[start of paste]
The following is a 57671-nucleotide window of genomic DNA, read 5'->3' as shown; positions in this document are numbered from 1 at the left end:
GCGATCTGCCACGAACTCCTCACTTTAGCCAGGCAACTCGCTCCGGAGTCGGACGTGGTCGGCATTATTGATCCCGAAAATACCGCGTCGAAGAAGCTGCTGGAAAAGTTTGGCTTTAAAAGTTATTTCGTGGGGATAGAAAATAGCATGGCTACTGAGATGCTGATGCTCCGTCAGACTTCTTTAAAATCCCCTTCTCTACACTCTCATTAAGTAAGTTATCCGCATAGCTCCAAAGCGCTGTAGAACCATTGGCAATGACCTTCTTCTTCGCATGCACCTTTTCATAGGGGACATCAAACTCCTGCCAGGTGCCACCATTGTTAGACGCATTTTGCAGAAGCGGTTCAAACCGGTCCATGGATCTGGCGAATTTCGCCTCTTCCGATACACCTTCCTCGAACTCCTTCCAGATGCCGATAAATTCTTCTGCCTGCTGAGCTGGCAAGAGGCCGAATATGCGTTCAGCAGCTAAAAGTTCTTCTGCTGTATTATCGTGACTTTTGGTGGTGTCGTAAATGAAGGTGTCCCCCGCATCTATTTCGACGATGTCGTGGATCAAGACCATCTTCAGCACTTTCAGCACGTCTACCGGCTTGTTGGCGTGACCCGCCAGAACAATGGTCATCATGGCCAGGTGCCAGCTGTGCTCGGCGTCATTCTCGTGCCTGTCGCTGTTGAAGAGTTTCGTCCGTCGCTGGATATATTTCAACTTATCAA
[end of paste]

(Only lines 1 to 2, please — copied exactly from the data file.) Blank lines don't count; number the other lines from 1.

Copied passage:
The following is a 57671-nucleotide window of genomic DNA, read 5'->3' as shown; positions in this document are numbered from 1 at the left end:
GCGATCTGCCACGAACTCCTCACTTTAGCCAGGCAACTCGCTCCGGAGTCGGACGTGGTCGGCATTATTGATCCCGAAAATACCGCGTCGAAGAAGCTGCTGGAAAAGTTTGGCTTTAAAAGTTATTTCGTGGGGATAGAAAATAGCATGGCTACTGAGATGCTGATGCTCCGTCAGACTTCTTTAAAATCCCCTTCTCTACACTCTCATTAAGTAAGTTATCCGCATAGCTCCAAAGCGCTGTAGAACCATTGGCAATGACCTTCTTCTTCGCATGCACCTTTTCATAGGGGACATCAAACTCCTGCCAGGTGCCACCATTGTTAGACGCATTTTGCAGAAGCGGTTCAAACCGGTCCATGGATCTGGCGAATTTCGCCTCTTCCGATACACCTTCCTCGAACTCCTTCCAGATGCCGATAAATTCTTCTGCCTGCTGAGCTGGCAAGAGGCCGAATATGCGTTCAGCAGCTAAAAGTTCTTCTGCTGTATTATCGTGACTTTTGGTGGTGTCGTAAATGAAGGTGTCCCCCGCATCTATTTCGACGATGTCGTGGATCAAGACCATCTTCAGCACTTTCAGCACGTCTACCGGCTTGTTGGCGTGACCCGCCAGAACAATGGTCATCATGGCCAGGTGCCAGCTGTGCTCGGCGTCATTCTCGTGCCTGTCGCTGTTGAAGAGTTTCGTCCGTCGCTGGATATATTTCAACTTATCAA